Scottish Borders Council

Scottish Borders Council is a local authority providing public services in the Scottish Borders, an area of 1800 square miles (4700 km2), stretching from the English border in the south to the outskirts of Edinburgh in the north and from the Tweedsmuir Hills in the west to the North Sea in the east. It is one of 23 local authorities accredited by Living Wage Scotland.  

As a local authority, the Council provides a varied range of services to the 114,050 Borders residents including Schools and Education, Children’s and Families’ Services, Adult Social Care, Community Justice, Homelessness Services, Waste Services, Parks & Environment, and Administration of Benefits. It is also involved in several regeneration and investment projects, including the Borderlands Inclusive Growth Deal and the Edinburgh & Southeast Scotland City Region Deal. 

The Council has approximately 4900 employees. About 75% of the workforce is female, with the largest age group, 45% of employees, in the 45 -59 category. Alongside NHS Borders, who became accredited in September 2021, they are the largest employer in the Scottish Borders area. 

Iain Davidson, Employee Relations Manager for Scottish Borders Council, stated that a key part of the Scottish Borders Council’s commitment to “improving the quality of life of Borders citizens, empowering communities and creating a thriving economy, with opportunities for everyone is paying the real Living Wage.” This is the only wage that is calculated based on the cost of living.

The Council began paying all directly employed staff the real Living Wage in 2011. The Council enthusiastically supported the campaign to encourage employers in Scotland to pay the real Living Wage. 

The Council decided to pursue Living Wage accreditation for two main reasons. Firstly, a number of suppliers utilised by the Council did not pay the Living Wage and the Council wanted to address this. Secondly, the Council recognised that as a large employer in the Scottish Borders area they could provide an example to other employers by becoming accredited.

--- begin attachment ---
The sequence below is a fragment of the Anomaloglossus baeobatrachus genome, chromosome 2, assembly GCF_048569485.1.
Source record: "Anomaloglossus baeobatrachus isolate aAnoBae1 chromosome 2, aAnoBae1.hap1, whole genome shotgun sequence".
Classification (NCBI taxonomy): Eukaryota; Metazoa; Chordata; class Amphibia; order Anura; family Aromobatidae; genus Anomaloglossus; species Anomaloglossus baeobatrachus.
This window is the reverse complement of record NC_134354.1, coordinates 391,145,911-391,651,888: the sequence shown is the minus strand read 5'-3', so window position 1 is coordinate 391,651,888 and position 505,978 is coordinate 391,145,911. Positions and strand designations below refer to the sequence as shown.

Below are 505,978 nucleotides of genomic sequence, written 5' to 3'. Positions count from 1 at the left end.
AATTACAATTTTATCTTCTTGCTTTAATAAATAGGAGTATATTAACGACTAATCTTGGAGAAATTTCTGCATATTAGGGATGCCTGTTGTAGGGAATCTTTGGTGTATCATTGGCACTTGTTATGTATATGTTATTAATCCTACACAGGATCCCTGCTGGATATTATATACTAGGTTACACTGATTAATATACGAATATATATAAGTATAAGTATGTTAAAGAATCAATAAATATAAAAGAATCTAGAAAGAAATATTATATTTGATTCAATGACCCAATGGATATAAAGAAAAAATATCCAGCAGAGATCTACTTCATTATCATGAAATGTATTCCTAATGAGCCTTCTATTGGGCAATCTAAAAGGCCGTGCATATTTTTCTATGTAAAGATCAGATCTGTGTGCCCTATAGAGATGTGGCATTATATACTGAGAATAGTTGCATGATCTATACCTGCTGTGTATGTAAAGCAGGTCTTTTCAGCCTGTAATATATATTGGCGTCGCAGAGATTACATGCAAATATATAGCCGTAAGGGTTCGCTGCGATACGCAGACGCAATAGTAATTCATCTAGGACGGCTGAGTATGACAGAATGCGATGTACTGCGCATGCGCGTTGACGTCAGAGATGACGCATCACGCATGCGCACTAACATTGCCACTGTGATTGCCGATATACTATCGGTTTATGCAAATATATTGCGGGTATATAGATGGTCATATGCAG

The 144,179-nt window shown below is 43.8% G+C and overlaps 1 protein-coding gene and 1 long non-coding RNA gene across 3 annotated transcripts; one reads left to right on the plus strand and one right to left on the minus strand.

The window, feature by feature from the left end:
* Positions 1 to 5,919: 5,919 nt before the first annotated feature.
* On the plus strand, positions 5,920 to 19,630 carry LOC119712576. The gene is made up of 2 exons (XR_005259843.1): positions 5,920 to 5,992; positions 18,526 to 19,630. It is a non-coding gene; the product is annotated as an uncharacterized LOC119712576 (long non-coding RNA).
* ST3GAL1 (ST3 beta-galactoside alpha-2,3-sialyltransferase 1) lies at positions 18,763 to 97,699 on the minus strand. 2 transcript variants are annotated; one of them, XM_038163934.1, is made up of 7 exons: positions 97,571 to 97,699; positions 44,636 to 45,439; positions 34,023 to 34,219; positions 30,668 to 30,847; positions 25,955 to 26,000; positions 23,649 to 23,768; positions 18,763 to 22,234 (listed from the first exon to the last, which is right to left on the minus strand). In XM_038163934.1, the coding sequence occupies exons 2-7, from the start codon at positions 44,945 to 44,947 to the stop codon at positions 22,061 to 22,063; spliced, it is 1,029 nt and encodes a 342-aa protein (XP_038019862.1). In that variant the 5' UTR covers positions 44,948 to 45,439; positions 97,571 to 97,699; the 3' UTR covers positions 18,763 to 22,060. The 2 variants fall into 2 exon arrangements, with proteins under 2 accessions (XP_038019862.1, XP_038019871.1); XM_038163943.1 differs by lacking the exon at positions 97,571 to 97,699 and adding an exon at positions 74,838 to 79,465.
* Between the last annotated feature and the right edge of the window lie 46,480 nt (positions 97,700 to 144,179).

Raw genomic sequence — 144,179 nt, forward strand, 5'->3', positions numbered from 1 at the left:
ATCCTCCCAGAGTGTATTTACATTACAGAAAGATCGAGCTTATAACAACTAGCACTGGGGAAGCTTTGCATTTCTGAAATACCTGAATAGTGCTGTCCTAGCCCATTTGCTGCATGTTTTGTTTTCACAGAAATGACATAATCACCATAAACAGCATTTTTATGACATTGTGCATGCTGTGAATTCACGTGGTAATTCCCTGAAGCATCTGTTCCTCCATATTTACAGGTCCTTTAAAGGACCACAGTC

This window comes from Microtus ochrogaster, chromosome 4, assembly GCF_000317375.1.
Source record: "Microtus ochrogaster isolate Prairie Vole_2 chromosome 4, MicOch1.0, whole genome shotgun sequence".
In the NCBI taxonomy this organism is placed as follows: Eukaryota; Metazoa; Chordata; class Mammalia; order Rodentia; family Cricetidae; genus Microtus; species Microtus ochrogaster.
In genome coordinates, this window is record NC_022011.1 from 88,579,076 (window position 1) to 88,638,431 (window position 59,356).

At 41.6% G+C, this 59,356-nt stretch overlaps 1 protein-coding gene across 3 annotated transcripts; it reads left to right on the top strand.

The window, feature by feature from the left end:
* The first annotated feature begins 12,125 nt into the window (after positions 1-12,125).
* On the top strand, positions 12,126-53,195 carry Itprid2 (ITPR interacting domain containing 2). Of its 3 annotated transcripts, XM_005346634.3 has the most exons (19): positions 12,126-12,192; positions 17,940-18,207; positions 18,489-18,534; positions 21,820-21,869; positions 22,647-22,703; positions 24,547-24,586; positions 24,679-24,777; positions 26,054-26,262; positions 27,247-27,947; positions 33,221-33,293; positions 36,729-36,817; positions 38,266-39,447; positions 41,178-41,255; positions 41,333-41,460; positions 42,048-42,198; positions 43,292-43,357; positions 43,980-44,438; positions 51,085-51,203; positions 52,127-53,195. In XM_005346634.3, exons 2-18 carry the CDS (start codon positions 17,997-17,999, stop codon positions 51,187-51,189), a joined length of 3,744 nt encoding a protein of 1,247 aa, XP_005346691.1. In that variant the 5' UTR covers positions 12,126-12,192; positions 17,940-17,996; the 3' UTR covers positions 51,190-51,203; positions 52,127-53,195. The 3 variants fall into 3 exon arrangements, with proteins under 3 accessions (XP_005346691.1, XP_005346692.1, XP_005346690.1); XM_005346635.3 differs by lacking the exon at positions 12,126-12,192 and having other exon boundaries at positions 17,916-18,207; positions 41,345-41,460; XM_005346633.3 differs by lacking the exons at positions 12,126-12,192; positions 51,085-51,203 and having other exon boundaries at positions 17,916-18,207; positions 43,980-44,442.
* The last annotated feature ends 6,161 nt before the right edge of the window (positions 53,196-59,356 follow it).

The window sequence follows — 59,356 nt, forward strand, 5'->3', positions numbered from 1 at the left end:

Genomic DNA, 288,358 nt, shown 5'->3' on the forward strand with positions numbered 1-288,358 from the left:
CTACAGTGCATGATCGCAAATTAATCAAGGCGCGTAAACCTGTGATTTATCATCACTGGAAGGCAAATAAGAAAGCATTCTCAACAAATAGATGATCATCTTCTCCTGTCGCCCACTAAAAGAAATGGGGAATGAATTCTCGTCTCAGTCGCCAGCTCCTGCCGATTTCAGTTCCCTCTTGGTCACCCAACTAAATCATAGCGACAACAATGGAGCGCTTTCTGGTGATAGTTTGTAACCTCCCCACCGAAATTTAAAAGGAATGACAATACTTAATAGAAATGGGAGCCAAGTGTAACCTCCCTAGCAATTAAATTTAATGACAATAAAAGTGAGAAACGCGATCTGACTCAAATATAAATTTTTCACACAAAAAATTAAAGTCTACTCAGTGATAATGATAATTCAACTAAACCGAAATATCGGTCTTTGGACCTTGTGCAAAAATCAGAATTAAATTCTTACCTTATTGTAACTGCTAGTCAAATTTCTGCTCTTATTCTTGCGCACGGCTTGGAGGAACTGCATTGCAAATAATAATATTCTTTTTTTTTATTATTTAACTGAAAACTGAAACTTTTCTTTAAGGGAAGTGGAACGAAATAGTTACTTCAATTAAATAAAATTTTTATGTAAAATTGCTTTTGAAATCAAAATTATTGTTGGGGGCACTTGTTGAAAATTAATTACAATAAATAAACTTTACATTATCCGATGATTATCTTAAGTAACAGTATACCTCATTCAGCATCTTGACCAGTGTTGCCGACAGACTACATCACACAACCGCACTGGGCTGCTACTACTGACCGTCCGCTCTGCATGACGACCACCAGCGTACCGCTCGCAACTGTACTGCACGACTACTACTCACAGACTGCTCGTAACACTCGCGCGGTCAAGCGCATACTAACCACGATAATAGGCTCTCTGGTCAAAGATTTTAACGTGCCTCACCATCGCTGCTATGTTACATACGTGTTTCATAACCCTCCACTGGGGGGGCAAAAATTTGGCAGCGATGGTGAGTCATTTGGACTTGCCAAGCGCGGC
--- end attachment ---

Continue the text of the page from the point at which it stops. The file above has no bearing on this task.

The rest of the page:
This goal was driven by a Scottish Borders Living Wage Group, comprising elected members committed to the real Living Wage, council officers, trade union representatives and other partner organisations. 

They held some exploratory meetings of the idea and then authorisation was given at a full Council meeting on 16th May 2019 to commence discussions with suppliers with a view to applying for accreditation as a Living Wage Employer. 

The Process

The real Living Wage is applied to all directly employed and regular contracted staff aged 18 and over. All direct employees at Scottish Borders Council already received the real Living Wage, so the focus was placed on identifying ‘in-scope’ suppliers to confirm whether they paid the real Living Wage. 

‘In scope’ contracts are those which involve regular work on Council premises, property or land. (“Regularly” is defined as 2 or more hours of work in any given day in a week, for 8 or more consecutive weeks in a year.)  

However, it became clear that a wide definition had to be given to “Council premises, property or land”. This meant that it included contracts delivered on behalf of the Council on other premises, for example providing care in a service user’s home, early years childcare or working on other sites such as roadworks. 

A list of suppliers who met these criteria was prepared by the Council’s Commercial & Commissioned Services team, and it was established that all social care and early years providers paid the real Living Wage to the relevant staff.